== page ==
This week, The New England Society for Healthcare Communication(NESHCo) has been holding its annual meeting in Providence, Rhode Island. I just attended several of the sessions. Before you say, “our startup isn’t in the healthcare space,” let me tell you about valuable insights for all marketers taken from one of the presentations. If your business is using digital marketing (not really much of an “if”), then this discussion of what’s hot among emerging technologies, will be interesting.

In this case, the experts were from the company EVR Advertising in Manchester, New Hampshire, and they discussed what they believe to be the hot items this year.

So what’s “hot”?

Lightweight Video. Their statistics say that video generates 1,200% more social shares than do text and image combined. Light video does not require tremendous production, or the time and costs associated with that. Since search algorithms give greater weight to video, the potential marketing benefits are huge. But almost by definition, creation of video implies intellectual property rights. The nature of “lightweight” suggests almost disposable video, which can lead to a sense that there’s no point in protecting it, which can lead to carelessness, such as including third party products or images suggesting they are related to, or approved, or endorsed by the advertiser, even when they are not.

Next on their hotlist are Instagram Stories. Their numbers show that 60% of Instagram’s 500 million daily users stories are featured at the top of the feed. The same concerns that apply to lightweight video apply to “producing” Instagram stories to sell your product or service.

Chatbots. Those automated customer service tools are also a growing force. Though they have limitations in terms of the information they can serve, chatbots work 24 hours a day. The benefit of this instant responsiveness may overshadow the negatives of content limitations and absence of an actual human being at the other end. Chatbot raises fewer potential IP issues for the typical business, because they are less about creating unique content, and more about providing factual information. Having said that, don’t name your chatbot in a way that is going to suggest it is associated with another business or service, or with a name that plays on a famous person or animated character. If you’re going to name the chatbot, be sure that that name is not already in use by any competitors, and do not make any association which could lead to confusion about the source of ownership of your site.

Another development, use of live streaming video, has become popular because it injects authenticity into a video strategy. According to EVR Advertising, live video, among other things, capitalizes on people’s fear of missing out, and as a result motivates people to stay connected longer. Because the nature of “live” suggests less control, there is also a greater possibility that something will sneak into live video that could raise objection by others. Don’t let the informality of the live video presentation cause you to overlook possible references to other products, to competitors, or to photos or images of competitors. View the live video production as if it is made for recording, and permanence. This suggestion in fact applies to all use of video in social media advertising.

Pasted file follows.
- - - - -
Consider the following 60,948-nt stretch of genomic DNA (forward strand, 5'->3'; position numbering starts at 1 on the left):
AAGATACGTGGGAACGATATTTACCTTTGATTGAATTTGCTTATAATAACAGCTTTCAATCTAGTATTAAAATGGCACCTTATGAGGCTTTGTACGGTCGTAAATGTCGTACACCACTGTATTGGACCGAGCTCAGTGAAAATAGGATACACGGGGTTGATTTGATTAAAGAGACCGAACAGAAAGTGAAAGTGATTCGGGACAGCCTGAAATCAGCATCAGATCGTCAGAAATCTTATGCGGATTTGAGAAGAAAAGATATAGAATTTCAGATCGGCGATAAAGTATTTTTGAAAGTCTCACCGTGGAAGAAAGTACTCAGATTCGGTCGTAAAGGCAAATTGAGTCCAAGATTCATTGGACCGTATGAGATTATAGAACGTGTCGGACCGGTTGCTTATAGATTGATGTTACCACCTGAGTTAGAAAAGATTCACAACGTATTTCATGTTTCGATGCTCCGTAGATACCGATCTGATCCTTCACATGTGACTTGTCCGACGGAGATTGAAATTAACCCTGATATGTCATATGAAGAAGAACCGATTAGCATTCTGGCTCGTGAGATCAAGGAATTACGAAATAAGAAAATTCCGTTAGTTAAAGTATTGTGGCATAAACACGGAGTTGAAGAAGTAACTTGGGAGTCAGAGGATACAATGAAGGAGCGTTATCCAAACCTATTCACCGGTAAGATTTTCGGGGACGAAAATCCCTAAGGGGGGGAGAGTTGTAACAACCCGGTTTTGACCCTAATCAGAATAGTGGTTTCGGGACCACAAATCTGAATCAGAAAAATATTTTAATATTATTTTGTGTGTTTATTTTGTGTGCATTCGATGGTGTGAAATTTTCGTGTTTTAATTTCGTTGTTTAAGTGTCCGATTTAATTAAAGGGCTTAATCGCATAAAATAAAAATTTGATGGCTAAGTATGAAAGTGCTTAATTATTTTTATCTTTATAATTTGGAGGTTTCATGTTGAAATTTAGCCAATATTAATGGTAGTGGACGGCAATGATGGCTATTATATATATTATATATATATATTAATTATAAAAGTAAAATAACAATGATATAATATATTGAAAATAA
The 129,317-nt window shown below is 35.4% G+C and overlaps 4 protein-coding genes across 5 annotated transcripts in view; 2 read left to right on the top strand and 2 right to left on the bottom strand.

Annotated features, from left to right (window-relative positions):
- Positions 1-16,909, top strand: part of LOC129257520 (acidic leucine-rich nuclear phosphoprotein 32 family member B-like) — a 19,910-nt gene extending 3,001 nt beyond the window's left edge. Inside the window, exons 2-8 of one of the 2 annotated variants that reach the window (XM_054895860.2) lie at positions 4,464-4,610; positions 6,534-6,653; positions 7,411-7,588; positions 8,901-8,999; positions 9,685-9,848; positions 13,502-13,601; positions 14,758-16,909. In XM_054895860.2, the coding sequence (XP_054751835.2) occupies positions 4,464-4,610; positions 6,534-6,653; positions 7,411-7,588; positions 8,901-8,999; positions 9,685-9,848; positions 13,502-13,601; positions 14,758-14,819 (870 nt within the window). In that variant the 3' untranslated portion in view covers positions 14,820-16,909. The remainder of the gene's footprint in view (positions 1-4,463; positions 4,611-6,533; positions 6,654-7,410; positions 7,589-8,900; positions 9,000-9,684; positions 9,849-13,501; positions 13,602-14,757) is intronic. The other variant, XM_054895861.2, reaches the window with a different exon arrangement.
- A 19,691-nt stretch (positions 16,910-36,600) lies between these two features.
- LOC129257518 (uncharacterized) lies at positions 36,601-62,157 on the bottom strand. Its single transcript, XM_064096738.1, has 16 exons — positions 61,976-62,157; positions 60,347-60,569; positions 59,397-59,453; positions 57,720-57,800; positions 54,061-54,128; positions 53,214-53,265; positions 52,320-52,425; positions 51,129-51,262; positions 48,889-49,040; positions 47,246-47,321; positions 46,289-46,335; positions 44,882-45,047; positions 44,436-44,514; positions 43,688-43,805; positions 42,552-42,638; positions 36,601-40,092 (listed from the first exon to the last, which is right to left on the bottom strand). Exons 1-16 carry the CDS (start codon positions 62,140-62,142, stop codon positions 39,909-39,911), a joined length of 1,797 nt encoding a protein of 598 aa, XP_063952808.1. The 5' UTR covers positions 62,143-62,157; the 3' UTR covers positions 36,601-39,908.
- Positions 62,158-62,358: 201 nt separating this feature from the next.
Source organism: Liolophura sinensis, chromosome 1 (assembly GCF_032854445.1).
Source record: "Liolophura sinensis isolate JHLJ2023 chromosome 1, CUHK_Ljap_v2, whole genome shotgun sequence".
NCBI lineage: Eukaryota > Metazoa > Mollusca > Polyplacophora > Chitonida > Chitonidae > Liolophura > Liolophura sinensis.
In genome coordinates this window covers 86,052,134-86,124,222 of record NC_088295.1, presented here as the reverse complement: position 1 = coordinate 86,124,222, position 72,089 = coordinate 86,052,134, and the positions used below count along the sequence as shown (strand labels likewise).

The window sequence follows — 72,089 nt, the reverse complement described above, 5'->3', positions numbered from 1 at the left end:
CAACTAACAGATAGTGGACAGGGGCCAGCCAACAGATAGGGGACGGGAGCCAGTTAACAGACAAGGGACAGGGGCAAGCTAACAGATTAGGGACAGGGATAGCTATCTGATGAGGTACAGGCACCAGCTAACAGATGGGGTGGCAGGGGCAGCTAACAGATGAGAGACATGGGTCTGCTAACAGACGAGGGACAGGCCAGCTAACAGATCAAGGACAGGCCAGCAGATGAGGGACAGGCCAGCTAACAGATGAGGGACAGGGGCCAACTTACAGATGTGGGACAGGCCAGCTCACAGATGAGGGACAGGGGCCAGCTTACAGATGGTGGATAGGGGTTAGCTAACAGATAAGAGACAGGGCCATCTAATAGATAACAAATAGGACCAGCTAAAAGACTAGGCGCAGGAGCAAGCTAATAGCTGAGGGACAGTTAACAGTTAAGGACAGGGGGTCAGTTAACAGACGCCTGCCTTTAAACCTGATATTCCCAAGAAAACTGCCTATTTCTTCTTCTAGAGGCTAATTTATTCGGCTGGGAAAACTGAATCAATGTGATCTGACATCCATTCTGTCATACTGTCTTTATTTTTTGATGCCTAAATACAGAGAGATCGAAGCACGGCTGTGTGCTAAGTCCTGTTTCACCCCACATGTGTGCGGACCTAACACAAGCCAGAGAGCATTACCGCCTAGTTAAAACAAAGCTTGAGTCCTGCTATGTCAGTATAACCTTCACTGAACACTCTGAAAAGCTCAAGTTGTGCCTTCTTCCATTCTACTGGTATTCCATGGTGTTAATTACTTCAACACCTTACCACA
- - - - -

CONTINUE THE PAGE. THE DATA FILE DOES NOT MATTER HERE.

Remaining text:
Programmatic is an advanced way of buying digital advertising which they say will total almost $70 billion in U.S. digital spending by next year. Some interesting examples include geo-targeted billboards which will display a particular message when you drive-by, based on data of your location given by your phone. This type of technology invites the broader discussion of opting-in for use of customer and client data and of information, including location services, when serving targeted advertising.

Influencers are hot and, it is predicted will get even hotter, becoming a $20 billion industry before the end of next year. All of this comes in an environment of increased demand for transparency, which though not a technology per se, is something that underlies all of these technologies. The biggest IP issue with advertisers has been one that’s related to advertising regulation and avoiding any false suggestion that an influencer’s review is unsolicited or unpaid when it is not. Make sure that if you’re working with influencers, your work is transparent. Among influencers, a possible failure to draw clear lines between paid influencers and unpaid mentions can lead to legal troubles for false advertising or unfair competition.

Next generation marketing tools have potential intellectual property implications for startups, and obviously for all businesses. In a world where marketing and promotion is more than ever tied to creating video content, every business becomes a producer. Every company is an owner of important IP rights in their video production, music and other creations. Whenever there are great opportunities for protection, there is also great potential for pitfalls. Content has to be properly vetted, and used with permission.

This article originally ran in Forbes online. Click here for the original article.